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Gonna blow like a mentos and coke.

Now think of that visual.

Got it?

Now think about the last time your preteen/teenager blew a gasket in your direction.

See any similarities?

In the generation of smart phones, multi server role play games, and x-boxes kids aren’t getting the experience of face to face communication. Fewer kids are regularly interacting in situations where they have to compromise and work with others in person. Sure, plenty of kids are working together online in a multi server game, role playing with a group of “kids”, if they ARE EVEN kids. But, if someone doesn’t like what someone else is doing in the game, they can just leave the game. Or as my daughter says “rage quit” lo l.

Nothing is talked about. No understanding of another persons thoughts or feelings. Or EVEN if there was an issue between kids in the game, it could have been all assumed and not correct.

In these games characters interact by typing in a chat room with each other or with message balloons above each character’s head in the game. We all KNOW how misunderstandings happen from only the written word. We all tend to put our own meaning to typed words using our own experiences to put our own tone on how that word or sentence is being said.


roblox 2

The role play world all what ever you decide it to be. My son is a leader of a group in his role play game. He makes the rules, decides who is in the group, and what the group is going to do that game. Once he gets off the role play game he has to adjust to real life, where someone else is in charge, like his parents! That adjustment can be difficult most the time. Hence the blow ups like a Mentos in the coke bottle visual.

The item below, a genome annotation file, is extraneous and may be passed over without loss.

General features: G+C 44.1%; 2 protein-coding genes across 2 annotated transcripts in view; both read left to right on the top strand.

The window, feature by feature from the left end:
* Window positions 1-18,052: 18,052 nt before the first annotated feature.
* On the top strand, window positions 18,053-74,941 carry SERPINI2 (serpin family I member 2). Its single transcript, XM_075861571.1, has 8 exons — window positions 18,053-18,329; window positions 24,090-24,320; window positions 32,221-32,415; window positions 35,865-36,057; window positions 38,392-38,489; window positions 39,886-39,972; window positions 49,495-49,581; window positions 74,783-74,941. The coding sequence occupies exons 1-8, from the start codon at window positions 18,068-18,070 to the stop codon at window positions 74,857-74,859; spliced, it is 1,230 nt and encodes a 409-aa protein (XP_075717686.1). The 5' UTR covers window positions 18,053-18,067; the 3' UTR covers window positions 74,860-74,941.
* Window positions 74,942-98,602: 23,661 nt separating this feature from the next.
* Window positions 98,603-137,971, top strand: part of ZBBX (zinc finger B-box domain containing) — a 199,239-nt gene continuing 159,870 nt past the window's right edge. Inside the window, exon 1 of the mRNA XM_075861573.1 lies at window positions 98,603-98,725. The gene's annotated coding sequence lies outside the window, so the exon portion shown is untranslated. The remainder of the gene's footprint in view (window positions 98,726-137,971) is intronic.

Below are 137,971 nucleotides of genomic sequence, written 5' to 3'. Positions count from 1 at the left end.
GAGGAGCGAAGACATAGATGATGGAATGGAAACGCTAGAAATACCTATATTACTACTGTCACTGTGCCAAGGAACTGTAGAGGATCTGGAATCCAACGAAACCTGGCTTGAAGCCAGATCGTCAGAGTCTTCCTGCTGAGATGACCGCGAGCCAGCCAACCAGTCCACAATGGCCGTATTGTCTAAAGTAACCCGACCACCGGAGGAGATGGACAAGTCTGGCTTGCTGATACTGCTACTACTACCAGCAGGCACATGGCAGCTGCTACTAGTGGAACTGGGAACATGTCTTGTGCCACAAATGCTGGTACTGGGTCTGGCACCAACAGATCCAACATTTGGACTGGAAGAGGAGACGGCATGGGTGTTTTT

Putting time limits on role play games and have a very direct discussion about the dangers sometimes in these role play games  is very important.  Keep an open dialogue and know what games you kids are playing. Even check the chat history in these games.

You can’t be too careful or vigilant when it comes to their safety.




The Trauma Tree

It’s hard to comprehend the impact of childhood trauma on the developing brain, but this concept of the trauma tree helps with understanding the impacts.

Source: The Trauma Tree – Understanding The Impact Of Childhood Trauma ~ STEAM Powered Family


Parents CAN make mistakes too.

What would you consider one of the most damaging things your parent(s) had said to you as a child?
This article is interesting. I can’t recall anything as horrible as these statements.
But my mom told me once I was just like my sister , and that has stuck with me.
My sister always used to call me goody two shoes. That might sound like something good to called.


I know with my 12 year old ,Cooper, we’ve  changed from telling him he’s “so smart”. I used to do that a lot. Thinking I was being positive. In reality, as it has turned out, like the person in the article said , if anything doesn’t come easy to him, then there must be something wrong with him, because he is “the smart one” ,so everything must come easy. A few years ago we started saying he was a hard worker instead. But he still has issues with tackling something that is difficult, get’s flustered, no study habits. Because he hasn’t had to yet. but things are getting tougher in middle school in challenge math.

Don’t let what is said to you as a child dictate who you grow into as an adult. All parents do the best they know how. not all have the best information themselves.

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